I’ve made a mistake. I’m talking on the phone, and we only had a few minutes. Under pressure, I talk fast, and despite how I try to curb it, I’m curt. I sound like a jerk.
So why do we demand that our historical figures be perfect?
Dutch athlete Fanny Blankers-Koen was married with two children when she competed in the 1948 Olympics in track and field. She received many letters from people saying she should be staying home with her children. They also said, since she was 30 years old, she was “too old to make the grade.”
She showed them. She won four gold medals, the only female athlete to have won that many medals in a single Olympic Games. She accomplished this despite training only twice a week before the competition because she was again pregnant.
Comments about her being a mother and wife were rampart. She was called the “Flying Housewife.” A reporter wrote she ran “like she was chasing the kids out of the pantry.”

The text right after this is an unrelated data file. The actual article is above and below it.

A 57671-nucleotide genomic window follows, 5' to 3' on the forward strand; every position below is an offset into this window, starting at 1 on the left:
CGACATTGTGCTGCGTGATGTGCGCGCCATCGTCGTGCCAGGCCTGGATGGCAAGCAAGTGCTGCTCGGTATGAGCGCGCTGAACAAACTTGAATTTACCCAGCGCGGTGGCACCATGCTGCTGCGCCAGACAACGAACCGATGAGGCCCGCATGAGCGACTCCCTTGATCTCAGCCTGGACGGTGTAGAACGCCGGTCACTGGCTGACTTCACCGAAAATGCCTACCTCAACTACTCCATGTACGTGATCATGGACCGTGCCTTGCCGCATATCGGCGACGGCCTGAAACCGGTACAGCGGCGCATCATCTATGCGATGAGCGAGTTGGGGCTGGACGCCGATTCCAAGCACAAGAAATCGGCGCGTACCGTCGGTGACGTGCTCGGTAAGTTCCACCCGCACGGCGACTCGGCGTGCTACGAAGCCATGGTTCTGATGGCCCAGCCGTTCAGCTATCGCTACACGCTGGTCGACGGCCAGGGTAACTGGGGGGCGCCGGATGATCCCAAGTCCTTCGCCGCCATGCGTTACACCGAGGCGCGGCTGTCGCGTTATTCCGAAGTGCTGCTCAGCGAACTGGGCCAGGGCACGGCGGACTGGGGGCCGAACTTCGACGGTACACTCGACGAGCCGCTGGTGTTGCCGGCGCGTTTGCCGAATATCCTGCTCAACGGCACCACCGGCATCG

Afterwards, she didn’t get many endorsements, but the city of Amsterdam did give her a new bicycle.
She faded from history books, although a 2003 biography was published in the Netherlands. Her children told the author that she was a cold, driven woman.
I don’t really know what type of person she was, but if what her children say was true, I wonder about the circumstances of her life. How did she grow up? Was her mother cold?
To me, this report about her character doesn’t take away from her enormous accomplishment.
It makes her a flawed human being. Just like me.
Photo by Noske, J.D. / Anefo [CC BY-SA 3.0 nl (https://creativecommons.org/licenses/by-sa/3.0/nl/deed.en)], via Wikimedia Commons